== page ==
The choice of question format will be determined by the type of data you seek to elicit, but also by the level of sophistication of the statistical analysis which you hope to perform – some formats elicit more exact data than others, as we shall explore in the next section.
Many of the points raised earlier about writing questions apply about writing answers:
- ensure that all items listed are strictly necessary to the question objectives
- ensure that all items are clearly worded, and mean the same thing to the respondent as they do to you
- avoid items which make use of jargon, technical terms or words which are outside the sample's knowledge range
- the respondent should not have to look outside the survey – in other words, try and recall forgotten events
- response items should be exhaustive and mutually exclusive
- do not provide too many alternatives – 15 is considered a maximum
- decide what order to present the alternatives – this could be random, alphabetical, or with an order dictated by the research objective
- if including very specific questions (e.g. How many cigarettes do you smoke a day? 1-5, etc.) preface it by a screening question (Do you smoke? Yes/No)
- it may be appropriate in some instances to give range variables (0-5, 6-10), etc. in stead of precise measures, for example if asking a question such as 'How many emails do you receive in a day' when precise recall may be a problem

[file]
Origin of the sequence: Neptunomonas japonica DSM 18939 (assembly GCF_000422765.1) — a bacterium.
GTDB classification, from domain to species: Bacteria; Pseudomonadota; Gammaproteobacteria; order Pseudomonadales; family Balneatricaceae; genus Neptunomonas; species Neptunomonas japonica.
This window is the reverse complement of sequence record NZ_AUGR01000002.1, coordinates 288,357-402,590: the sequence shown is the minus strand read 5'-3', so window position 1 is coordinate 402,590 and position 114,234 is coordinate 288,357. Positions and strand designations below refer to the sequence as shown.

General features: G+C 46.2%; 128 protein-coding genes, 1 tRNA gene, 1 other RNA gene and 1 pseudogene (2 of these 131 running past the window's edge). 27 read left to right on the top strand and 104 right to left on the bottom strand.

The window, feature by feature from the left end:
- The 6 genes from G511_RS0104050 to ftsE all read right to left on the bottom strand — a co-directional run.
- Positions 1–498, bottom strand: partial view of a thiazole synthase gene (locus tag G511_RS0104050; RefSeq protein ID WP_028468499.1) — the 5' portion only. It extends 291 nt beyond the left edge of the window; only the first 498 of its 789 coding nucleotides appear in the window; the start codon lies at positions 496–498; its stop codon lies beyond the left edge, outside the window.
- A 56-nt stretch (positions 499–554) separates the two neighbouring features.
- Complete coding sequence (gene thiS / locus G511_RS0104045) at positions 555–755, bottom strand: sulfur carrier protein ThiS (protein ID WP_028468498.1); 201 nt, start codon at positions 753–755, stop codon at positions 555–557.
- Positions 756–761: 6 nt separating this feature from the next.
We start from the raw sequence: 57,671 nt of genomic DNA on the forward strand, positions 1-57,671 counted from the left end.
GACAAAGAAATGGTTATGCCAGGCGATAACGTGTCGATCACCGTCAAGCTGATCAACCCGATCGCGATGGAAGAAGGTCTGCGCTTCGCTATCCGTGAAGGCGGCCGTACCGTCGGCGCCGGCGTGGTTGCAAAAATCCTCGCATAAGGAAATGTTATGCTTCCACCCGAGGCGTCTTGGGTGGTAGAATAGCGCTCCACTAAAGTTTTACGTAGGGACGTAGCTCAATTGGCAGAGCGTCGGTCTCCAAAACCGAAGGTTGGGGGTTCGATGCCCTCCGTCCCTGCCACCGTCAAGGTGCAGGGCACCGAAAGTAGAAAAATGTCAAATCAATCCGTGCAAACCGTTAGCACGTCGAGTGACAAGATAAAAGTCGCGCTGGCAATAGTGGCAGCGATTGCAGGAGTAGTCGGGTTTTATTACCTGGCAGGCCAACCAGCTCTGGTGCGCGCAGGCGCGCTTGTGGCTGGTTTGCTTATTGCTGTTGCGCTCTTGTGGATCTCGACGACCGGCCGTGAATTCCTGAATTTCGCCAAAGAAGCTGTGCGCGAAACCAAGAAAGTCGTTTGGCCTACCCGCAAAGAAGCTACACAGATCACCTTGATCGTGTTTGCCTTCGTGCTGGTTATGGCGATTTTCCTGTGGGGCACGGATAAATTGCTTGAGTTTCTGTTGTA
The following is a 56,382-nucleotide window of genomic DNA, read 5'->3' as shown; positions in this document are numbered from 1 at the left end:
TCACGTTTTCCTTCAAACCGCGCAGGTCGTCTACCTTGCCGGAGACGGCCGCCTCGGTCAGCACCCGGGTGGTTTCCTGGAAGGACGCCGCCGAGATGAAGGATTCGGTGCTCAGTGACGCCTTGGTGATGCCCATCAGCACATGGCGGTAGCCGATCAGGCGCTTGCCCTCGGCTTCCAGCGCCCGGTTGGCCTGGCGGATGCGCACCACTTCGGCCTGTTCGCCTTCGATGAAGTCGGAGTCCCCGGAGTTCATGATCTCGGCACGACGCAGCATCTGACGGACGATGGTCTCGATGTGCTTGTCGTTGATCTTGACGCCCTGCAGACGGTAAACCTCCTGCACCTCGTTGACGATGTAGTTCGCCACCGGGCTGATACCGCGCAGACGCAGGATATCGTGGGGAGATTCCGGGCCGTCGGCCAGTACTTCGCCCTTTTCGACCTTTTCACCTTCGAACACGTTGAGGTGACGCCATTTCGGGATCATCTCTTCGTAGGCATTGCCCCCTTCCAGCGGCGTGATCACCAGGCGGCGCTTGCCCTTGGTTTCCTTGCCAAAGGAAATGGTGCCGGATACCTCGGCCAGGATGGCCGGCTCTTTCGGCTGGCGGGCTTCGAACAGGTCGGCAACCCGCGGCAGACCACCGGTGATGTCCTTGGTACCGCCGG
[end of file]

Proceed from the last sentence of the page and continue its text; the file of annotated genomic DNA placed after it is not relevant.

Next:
- when using the same question type (for example, multiple choice, Likert scale, etc.) use the same response format, as in the examples above.
The analysis and writing up of questionnaires
The goal with a questionnaire is not to produce a beautiful instrument but rather one that will yield data that will provide results. If you study articles published in Emerald journals you will note that relatively few report the questionnaire in detail, but give more space to its results. The latter have often been achieved by quite sophisticated statistical analysis which is a subject in its own right and beyond the scope of these pages. What we offer is a few preliminary observations on how to analyse and present.
Your work in analysis should start when you are thinking about the objectives of your questionnaire: you will have decided what statistical tests to apply, and you will have constructed your questionnaire so that it is easy to code.